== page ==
Date of Award

January 2021

Document Type


Degree Name

Master of Science (MS)


Mechanical Engineering

First Advisor

Hallie Chelmo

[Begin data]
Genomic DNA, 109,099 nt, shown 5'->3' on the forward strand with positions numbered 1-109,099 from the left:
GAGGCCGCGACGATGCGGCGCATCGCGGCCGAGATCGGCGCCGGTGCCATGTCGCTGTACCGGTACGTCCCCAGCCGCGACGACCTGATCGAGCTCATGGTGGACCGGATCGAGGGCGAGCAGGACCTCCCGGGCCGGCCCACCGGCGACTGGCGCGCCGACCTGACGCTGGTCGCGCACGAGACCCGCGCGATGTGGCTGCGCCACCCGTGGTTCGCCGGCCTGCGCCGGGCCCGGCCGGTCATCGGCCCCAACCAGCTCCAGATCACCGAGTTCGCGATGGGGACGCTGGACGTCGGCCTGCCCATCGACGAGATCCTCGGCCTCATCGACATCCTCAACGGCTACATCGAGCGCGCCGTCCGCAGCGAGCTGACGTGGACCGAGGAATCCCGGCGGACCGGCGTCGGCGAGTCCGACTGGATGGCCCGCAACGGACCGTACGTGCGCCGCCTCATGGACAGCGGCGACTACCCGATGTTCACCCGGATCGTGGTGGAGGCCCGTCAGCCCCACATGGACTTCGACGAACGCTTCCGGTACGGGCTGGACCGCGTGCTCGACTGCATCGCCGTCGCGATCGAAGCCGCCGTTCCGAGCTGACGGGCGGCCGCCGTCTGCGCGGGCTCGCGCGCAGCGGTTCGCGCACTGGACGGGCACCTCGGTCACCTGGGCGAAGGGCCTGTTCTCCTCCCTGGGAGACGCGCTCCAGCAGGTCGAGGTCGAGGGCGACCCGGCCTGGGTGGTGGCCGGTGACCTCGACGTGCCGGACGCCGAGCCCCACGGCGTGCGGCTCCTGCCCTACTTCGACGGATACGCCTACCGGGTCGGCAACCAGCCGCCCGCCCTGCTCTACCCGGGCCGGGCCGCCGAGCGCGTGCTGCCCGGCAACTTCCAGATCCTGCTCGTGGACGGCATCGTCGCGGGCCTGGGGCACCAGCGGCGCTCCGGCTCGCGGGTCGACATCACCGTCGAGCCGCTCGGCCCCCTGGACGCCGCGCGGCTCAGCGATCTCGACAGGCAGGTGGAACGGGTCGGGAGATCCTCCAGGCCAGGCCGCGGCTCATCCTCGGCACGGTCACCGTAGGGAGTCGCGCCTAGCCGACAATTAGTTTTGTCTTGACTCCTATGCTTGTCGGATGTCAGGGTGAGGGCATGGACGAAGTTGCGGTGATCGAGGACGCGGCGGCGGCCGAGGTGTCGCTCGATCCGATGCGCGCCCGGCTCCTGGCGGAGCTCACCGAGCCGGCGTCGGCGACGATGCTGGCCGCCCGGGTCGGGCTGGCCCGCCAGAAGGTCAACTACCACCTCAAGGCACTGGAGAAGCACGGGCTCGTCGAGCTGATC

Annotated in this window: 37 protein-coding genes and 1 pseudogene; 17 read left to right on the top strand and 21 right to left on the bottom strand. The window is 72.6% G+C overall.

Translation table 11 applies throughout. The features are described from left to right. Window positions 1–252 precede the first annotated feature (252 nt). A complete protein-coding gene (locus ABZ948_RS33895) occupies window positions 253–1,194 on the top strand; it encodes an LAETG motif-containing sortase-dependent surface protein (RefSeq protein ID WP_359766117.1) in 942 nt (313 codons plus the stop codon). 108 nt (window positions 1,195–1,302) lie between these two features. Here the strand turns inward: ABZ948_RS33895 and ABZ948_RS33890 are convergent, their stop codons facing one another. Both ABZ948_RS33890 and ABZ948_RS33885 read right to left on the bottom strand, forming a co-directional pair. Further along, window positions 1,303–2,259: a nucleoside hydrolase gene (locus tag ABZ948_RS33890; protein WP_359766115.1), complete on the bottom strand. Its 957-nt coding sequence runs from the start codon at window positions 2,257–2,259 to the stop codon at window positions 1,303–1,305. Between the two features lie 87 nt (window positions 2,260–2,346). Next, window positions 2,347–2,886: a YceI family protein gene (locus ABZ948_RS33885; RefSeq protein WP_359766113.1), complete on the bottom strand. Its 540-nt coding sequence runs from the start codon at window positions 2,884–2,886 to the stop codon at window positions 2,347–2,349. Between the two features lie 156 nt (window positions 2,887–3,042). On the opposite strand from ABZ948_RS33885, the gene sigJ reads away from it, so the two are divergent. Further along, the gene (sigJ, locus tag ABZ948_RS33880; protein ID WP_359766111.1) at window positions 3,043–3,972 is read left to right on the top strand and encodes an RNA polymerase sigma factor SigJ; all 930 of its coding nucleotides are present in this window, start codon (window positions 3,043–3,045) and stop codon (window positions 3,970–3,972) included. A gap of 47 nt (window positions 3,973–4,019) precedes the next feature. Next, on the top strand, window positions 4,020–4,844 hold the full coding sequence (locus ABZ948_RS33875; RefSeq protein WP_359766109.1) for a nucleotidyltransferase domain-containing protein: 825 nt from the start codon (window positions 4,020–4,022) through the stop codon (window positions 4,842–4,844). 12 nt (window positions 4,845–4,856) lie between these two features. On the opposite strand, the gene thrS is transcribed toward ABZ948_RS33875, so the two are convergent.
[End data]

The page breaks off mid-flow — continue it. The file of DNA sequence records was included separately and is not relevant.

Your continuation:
The surface tensions and compositions of aqueous aerosols dictate surface-mediated processes, especially the growth of aerosol particles into cloud nuclei and interfacial chemical reactions. Surface tension is also an indirect proxy for the partitioning of organics to the surface due to enhanced organic activity, driven by a reduction in solubility. Model predictions are generally not available for most surfactant-laden multi-component aqueous solutions, despite the importance of surface tension. Our recent multi-component surface tension model uses competitive adsorption at the interface, but these results are not consistent with salting out.1 We have now applied these techniques to surfactants in pure water and aqueous solutions containing either NaCl or glutaric acid based on our previously derived two-parameter surface tension model from a monolayer adsorption framework2 developed for binary solutions. New model expressions incorporate the measured Critical Micelle Concentrations (CMCs) to reduce an empirical parameter. Further parameter reduction was achieved through correlations to the surface tension value at the CMC. The calculated model parameters for pure surfactant solutions are used to determine Setschenow constants in salty solutions to quantify the salting out effects at different surfactant concentrations. The model parameters and predictions we present improve organic surface-bulk partitioning predictions in aqueous aerosols, which has important implications for aerosol particle processing in the atmosphere.